PET Imaging of Peripheral Benzodiazepine Receptors
|First Received Date ICMJE||June 11, 2008|
|Last Updated Date||May 1, 2013|
|Start Date ICMJE||June 2008|
|Primary Completion Date||Not Provided|
|Current Primary Outcome Measures ICMJE||Not Provided|
|Original Primary Outcome Measures ICMJE||Not Provided|
|Change History||Complete list of historical versions of study NCT00696371 on ClinicalTrials.gov Archive Site|
|Current Secondary Outcome Measures ICMJE||Not Provided|
|Original Secondary Outcome Measures ICMJE||Not Provided|
|Current Other Outcome Measures ICMJE||Not Provided|
|Original Other Outcome Measures ICMJE||Not Provided|
|Brief Title ICMJE||PET Imaging of Peripheral Benzodiazepine Receptors|
|Official Title ICMJE||PET Imaging of Peripheral Benzodiazepine Receptors Using [11C](R)-PK 11195 and [11C]PBR28|
This study will use positron emission tomography (PET) to measure a receptor in the brain that is involved in inflammation. It will test two radioactive chemicals used in the procedure to see if the newer chemical, [(11)C]B, is as good or better than the older one, [(11)C]A, for measuring brain inflammation.
Healthy volunteers 18 years of age and older may be eligible for this study. Participants undergo an evaluation, [(11)C]A PET scan, [(11)C]B PET scan and magnetic resonance imaging (MRI), as follows:
Medical history and physical examination, blood and urine tests
This test uses a strong magnetic field and radio waves to obtain images of body organs and tissues. The subject lies on a table that can slide in and out of the scanner (a metal cylinder), wearing earplugs to muffle loud noises that occur during the scan.
In response to brain inflammation, microglia over-express the peripheral benzodiazepine receptor (PBR). Although peripheral organs such as the heart and kidney express PBR constitutively, the brain normally expresses PBR in low numbers. Increased PBR density in the brain therefore signifies a change from a normal state to an active, inflammatory state. Positron emission tomography (PET) imaging can quantify PBR density in vivo using radioligands that bind to PBR sites. One PBR-selective radioligand, [(11)C](R)-PK 11195, has been used to identify areas of brain inflammation in patients with various neurological diseases. Unfortunately, [(11)C](R)-PK 11195 has several limitations, including low specific signal. A recently developed radioligand, [(11)C]PBR28, has higher specificity than [(11)C](R)-PK 11195 for PBR in animal studies. No study to date has compared [(11)C]PBR28 to [(11)C](R)-PK 11195 in human subjects.
In early clinical studies using [(11)C]PBR28, 4 of 32 healthy human subjects had complete absence of radioligand binding, even in peripheral organs that constitutively express PBR. One of these non-binders had specific binding of PBR28 on an in vitro assay using peripheral lymphocytes. We do not know why some subjects have [(11)C]PBR28 binding while others do not. We also do not know why one non-binder had positive in vitro binding and negative in vivo binding on PET imaging. No study has reported absent binding with [(11)C](R)-PK 11195. In order to better understand the phenomenon of non-binding, we need to obtain [(11)C](R)-PK 11195 PET scans in subjects that are [(11)C]PBR28 non-binders.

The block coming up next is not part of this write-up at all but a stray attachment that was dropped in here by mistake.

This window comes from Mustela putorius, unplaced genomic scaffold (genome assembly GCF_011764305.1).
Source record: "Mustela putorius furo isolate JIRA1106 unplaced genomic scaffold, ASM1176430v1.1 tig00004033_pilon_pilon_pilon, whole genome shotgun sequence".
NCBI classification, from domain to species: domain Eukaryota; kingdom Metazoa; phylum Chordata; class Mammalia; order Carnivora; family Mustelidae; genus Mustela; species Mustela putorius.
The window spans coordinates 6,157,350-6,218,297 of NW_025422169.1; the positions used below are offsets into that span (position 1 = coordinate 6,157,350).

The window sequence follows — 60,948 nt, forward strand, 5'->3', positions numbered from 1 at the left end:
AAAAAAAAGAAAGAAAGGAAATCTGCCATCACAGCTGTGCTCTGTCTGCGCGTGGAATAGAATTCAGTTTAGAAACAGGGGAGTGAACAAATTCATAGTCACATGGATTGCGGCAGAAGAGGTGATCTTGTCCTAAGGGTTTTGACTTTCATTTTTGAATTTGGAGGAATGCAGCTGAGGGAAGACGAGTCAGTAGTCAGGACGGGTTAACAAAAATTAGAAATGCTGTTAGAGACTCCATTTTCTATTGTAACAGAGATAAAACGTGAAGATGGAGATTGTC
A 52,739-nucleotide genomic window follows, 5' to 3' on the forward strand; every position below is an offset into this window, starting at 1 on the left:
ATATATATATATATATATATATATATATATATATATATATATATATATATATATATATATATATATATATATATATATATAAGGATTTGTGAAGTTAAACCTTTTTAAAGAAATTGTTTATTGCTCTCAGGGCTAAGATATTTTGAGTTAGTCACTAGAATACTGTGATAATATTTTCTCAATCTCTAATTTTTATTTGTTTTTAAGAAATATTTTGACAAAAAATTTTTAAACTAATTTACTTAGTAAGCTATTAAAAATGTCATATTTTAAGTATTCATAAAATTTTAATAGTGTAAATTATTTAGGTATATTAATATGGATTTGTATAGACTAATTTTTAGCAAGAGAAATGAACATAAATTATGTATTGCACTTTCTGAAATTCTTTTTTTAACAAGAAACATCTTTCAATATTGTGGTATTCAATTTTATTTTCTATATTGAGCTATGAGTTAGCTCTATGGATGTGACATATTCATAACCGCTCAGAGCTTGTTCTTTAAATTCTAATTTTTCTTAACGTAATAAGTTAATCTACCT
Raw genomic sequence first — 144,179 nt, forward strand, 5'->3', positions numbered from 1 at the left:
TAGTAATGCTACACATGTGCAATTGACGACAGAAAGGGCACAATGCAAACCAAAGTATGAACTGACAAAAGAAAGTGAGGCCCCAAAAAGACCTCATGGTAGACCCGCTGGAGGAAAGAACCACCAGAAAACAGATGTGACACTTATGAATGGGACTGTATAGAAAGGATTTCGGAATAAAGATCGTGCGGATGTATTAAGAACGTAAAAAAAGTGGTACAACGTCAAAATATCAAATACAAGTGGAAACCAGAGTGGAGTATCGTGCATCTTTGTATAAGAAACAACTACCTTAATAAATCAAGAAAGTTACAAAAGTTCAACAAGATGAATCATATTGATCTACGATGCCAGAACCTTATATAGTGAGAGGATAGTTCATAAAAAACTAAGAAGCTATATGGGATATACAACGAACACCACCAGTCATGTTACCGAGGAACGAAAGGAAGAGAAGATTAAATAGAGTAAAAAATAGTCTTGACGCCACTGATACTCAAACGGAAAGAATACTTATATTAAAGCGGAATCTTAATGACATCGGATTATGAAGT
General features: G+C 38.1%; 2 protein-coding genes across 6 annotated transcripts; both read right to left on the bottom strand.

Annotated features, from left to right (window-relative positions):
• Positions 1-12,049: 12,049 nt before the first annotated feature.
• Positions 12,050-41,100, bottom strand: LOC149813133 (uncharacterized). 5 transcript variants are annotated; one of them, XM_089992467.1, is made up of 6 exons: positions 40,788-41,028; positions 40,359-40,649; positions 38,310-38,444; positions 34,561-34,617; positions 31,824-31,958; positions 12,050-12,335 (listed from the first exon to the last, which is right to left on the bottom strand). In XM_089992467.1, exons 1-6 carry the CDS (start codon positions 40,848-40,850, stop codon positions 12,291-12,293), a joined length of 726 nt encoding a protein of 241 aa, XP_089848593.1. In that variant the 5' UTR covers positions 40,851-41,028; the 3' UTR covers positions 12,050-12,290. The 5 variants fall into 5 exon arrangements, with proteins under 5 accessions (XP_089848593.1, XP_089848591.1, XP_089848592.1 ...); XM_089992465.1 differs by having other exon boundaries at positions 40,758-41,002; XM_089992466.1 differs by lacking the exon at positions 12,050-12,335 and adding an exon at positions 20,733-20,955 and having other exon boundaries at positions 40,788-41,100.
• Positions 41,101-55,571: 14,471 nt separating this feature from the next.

This protocol will study a total of 30 healthy human volunteers.
Fifteen subjects will undergo PET imaging with [(11)C]PBR28 and [(11)C](R)-PK 11195 using arterial blood sampling for fully quantitative image analysis. These subjects may have dedicated brain PET imaging or whole body PET imaging.
Fifteen subjects will undergo PET imaging with [(11)C]PBR28 and [(11)C](R)-PK 11195 without arterial blood sampling. These subjects will have whole body PET imaging.
All subjects will have in vitro PBR28 binding assays performed.
Our primary outcome measures will be the distribution volume and time stability of each radioligand. We also wish to determine if subjects with absent [(11)C]PBR28 binding also have absent [(11)C](R)-PK 11195 binding. The presence or absence of [(11)C]PBR28 and [(11)C](R)-PK 11195 binding will be evaluated in brain and in peripheral organs. Lastly, we will measure in vitro binding of PBR28 by performing binding assays using peripheral blood cells.
|Study Type ICMJE||Observational|
|Study Design ICMJE||Time Perspective: Prospective|
|Target Follow-Up Duration||Not Provided|
|Sampling Method||Not Provided|
|Study Population||Not Provided|
|Intervention ICMJE||Not Provided|
|Study Group/Cohort (s)||Not Provided|
* Includes publications given by the data provider as well as publications identified by ClinicalTrials.gov Identifier (NCT Number) in Medline.
|Recruitment Status ICMJE||Completed|
|Completion Date||Not Provided|
|Primary Completion Date||Not Provided|
|Eligibility Criteria ICMJE||
|Ages||18 Years and older|
|Accepts Healthy Volunteers||No|
|Contacts ICMJE||Contact information is only displayed when the study is recruiting subjects|
|Location Countries ICMJE||United States|
|NCT Number ICMJE||NCT00696371|
|Other Study ID Numbers ICMJE||080158, 08-M-0158|
|Has Data Monitoring Committee||Not Provided|
|Responsible Party||National Institutes of Health Clinical Center (CC) ( National Institute of Mental Health (NIMH) )|
|Study Sponsor ICMJE||National Institute of Mental Health (NIMH)|
|Collaborators ICMJE||Not Provided|
|Information Provided By||National Institutes of Health Clinical Center (CC)|
|Verification Date||November 2012|
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